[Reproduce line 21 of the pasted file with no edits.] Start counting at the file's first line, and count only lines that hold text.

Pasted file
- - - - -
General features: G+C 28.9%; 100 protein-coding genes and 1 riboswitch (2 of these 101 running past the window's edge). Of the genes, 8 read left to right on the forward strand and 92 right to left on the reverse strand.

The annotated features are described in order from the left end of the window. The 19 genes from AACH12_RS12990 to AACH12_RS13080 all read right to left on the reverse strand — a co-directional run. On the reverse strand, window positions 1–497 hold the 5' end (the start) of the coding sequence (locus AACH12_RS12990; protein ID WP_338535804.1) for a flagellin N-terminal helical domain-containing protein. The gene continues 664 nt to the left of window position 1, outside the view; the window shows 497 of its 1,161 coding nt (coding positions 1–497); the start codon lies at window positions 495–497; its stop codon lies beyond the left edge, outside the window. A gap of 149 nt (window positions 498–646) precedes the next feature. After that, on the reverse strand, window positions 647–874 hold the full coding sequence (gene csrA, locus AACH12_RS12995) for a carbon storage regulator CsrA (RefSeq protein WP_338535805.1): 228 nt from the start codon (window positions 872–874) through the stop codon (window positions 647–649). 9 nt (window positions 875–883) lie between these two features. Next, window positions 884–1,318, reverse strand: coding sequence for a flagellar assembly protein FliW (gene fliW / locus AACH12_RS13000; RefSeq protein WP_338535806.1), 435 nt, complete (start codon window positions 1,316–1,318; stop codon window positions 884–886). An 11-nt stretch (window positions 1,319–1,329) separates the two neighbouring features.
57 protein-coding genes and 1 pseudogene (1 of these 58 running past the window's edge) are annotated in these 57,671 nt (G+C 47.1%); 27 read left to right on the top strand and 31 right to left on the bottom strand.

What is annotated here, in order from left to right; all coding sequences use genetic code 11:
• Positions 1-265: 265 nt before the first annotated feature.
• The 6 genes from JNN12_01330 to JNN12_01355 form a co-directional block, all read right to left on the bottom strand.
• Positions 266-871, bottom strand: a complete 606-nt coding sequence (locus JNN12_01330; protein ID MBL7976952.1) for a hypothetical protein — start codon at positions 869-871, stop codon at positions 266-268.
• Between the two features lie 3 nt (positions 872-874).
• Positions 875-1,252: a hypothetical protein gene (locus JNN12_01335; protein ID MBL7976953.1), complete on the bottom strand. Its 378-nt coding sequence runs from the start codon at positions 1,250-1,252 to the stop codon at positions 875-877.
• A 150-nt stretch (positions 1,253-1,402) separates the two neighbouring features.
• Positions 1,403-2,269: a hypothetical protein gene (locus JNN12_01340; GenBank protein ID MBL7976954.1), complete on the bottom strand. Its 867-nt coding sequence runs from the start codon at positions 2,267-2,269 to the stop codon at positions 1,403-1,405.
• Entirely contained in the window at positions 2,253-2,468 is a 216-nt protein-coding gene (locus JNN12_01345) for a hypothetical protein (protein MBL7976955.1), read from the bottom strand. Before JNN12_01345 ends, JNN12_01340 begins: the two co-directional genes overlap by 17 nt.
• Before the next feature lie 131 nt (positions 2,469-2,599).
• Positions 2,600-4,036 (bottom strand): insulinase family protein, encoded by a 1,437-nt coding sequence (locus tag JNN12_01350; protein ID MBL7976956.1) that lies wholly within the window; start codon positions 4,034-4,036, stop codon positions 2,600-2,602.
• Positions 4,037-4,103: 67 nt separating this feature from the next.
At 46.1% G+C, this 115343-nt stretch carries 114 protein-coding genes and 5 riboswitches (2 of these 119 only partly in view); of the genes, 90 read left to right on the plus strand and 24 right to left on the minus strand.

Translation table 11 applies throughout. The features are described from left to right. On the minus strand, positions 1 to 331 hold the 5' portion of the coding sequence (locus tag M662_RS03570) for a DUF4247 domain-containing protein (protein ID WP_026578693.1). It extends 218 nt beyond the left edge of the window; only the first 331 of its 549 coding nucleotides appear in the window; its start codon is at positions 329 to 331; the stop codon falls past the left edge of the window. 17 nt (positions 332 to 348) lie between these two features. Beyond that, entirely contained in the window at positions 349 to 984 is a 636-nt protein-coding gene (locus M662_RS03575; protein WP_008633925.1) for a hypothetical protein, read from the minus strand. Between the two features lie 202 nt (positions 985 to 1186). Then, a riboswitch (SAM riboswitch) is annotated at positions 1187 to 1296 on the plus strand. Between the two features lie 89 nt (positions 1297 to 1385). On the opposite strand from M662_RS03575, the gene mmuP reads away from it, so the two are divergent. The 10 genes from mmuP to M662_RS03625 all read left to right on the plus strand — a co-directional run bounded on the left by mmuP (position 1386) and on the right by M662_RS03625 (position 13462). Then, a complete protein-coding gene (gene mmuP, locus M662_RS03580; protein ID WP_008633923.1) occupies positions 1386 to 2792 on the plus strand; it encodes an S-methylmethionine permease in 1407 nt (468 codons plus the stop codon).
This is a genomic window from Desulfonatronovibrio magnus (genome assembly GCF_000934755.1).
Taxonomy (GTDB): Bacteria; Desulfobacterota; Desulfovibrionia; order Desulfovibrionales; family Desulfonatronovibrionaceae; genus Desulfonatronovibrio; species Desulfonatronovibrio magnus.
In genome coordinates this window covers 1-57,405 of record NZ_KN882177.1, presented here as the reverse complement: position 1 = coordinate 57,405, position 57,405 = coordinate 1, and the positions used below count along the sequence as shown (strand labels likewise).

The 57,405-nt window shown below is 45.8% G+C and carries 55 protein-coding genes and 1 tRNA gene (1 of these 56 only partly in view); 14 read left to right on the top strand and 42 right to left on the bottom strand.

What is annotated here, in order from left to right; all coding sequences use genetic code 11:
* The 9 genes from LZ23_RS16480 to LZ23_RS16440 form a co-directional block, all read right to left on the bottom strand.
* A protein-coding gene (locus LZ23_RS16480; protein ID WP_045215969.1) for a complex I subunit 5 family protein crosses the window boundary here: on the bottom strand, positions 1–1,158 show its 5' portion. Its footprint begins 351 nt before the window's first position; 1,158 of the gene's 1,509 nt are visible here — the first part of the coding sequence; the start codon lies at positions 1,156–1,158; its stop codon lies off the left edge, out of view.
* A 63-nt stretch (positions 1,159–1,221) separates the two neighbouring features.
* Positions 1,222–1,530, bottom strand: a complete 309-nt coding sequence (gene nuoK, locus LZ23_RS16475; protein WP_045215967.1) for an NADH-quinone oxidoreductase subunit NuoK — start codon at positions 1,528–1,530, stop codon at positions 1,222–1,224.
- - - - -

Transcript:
The 57,405-nt window shown below is 45.8% G+C and carries 55 protein-coding genes and 1 tRNA gene (1 of these 56 only partly in view); 14 read left to right on the top strand and 42 right to left on the bottom strand.